News | April 10, 2018
Meet a Citizen Scientist: Robert D. Stephens
Rancho Cucamonga, California
What do you study?
I specialize in Trojans (asteroids sharing the orbit of a large planet). I study near-Earth asteroids, and I’ve dabbled in exoplanets a little.
Why do you do citizen science?
I guess I see myself as a bit of an explorer. If this were 200 years ago, I imagine myself sailing a ship for islands unknown. In today’s world, all the islands are known, of course. So now I sail the stars. The other thing I love to do as an amateur astronomer is chase solar eclipses. Take a globe, spin it, put your finger down: “Ok, I’m going here this year.” I’ve been all sorts of places nobody would dream of going to around the world. I’ve been to some dream places, too: the Great Barrier Reef, Zambia, Uganda, the Libyan border, a Kurdish village, Turkey, the Syrian border – places you couldn’t go today. They were great adventures back then.
What’s your day job?
I’ve been a CPA for the past 40 years.
Favorite contribution you’ve made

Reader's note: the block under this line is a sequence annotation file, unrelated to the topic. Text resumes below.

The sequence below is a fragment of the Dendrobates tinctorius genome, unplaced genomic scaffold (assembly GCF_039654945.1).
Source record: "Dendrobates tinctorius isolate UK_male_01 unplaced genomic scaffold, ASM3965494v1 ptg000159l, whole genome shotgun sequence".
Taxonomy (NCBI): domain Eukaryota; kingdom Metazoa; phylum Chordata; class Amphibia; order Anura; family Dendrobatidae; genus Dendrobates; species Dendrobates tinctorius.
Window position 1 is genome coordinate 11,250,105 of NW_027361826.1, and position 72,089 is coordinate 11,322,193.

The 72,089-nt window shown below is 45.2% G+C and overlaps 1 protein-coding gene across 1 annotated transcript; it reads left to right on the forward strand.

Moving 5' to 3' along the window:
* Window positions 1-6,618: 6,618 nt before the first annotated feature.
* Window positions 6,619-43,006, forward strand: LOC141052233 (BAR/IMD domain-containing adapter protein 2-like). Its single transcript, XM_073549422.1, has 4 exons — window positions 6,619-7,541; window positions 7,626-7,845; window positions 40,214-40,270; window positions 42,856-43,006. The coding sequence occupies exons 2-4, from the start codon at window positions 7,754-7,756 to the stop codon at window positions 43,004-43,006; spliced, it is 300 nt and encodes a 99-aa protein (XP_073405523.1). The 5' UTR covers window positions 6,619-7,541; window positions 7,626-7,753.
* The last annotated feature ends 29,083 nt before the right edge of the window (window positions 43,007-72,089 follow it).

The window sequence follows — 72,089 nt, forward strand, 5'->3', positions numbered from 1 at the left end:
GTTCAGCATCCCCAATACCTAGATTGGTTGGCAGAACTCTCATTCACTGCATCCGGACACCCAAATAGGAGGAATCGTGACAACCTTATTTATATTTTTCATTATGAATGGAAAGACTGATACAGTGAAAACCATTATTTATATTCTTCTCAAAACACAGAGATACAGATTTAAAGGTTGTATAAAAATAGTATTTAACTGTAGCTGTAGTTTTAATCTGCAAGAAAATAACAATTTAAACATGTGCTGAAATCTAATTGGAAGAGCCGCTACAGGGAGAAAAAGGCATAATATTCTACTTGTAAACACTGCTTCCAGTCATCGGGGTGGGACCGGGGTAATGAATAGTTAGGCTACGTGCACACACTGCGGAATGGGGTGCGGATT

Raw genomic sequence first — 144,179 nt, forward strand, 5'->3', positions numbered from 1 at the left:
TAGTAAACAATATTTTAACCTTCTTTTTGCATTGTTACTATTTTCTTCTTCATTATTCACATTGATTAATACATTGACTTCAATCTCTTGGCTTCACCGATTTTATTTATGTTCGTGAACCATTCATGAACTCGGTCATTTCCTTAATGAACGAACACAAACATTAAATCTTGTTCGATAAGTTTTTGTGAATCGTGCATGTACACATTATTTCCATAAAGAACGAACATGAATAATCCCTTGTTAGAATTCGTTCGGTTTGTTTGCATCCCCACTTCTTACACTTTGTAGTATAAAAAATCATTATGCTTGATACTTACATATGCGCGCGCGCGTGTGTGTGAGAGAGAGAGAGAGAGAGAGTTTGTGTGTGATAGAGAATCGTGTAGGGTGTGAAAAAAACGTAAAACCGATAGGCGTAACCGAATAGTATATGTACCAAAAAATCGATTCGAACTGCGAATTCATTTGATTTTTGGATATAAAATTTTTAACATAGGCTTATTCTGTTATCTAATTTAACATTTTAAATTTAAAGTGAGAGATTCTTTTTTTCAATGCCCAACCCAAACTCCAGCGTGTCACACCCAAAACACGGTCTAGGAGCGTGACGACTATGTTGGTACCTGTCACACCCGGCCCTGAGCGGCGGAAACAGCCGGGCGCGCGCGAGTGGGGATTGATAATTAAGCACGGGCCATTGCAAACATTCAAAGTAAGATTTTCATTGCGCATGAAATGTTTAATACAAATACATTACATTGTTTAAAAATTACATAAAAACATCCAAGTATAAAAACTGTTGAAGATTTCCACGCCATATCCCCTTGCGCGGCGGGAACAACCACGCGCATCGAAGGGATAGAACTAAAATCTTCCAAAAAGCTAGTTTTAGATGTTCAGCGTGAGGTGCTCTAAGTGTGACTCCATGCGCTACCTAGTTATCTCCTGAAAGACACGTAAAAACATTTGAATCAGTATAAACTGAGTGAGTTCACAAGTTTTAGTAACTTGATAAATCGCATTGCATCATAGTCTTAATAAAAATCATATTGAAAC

They blur together. A recent one – I found a new binary asteroid, 4435 Holt. (The main asteroid) was discovered by Carolyn Shoemaker in the 1980s. It’s a Mars crosser with a known rotation period of 2.7 hours. When they start rotating that fast, enough stuff lifts off the equator to coalesce in orbit; it creates a satellite. I was observing this guy and getting weird results – a signature that looked an awful lot like a satellite. I started hitting it really heavy every night. I eventually derived a second period (the orbiting object) that seemed reliable (later confirmed by astronomers in the Czech Republic). Interestingly enough, (I thought I observed) a third body. Unfortunately I never got enough data to actually prove that. I got discovery credit for a satellite with a suspicion of a third body.
It becomes interesting because there are only six known asteroids with two satellites in the solar system. If this eventually proves to be true, it’s the first one discovered by light curves. It’s a fun little discovery, not terribly eye-raising, not terribly important to the history of the solar system. It just goes to show that when amateur astronomers such as myself sit and stare at a target for four months, they find stuff professionals cannot get the telescope time to look at.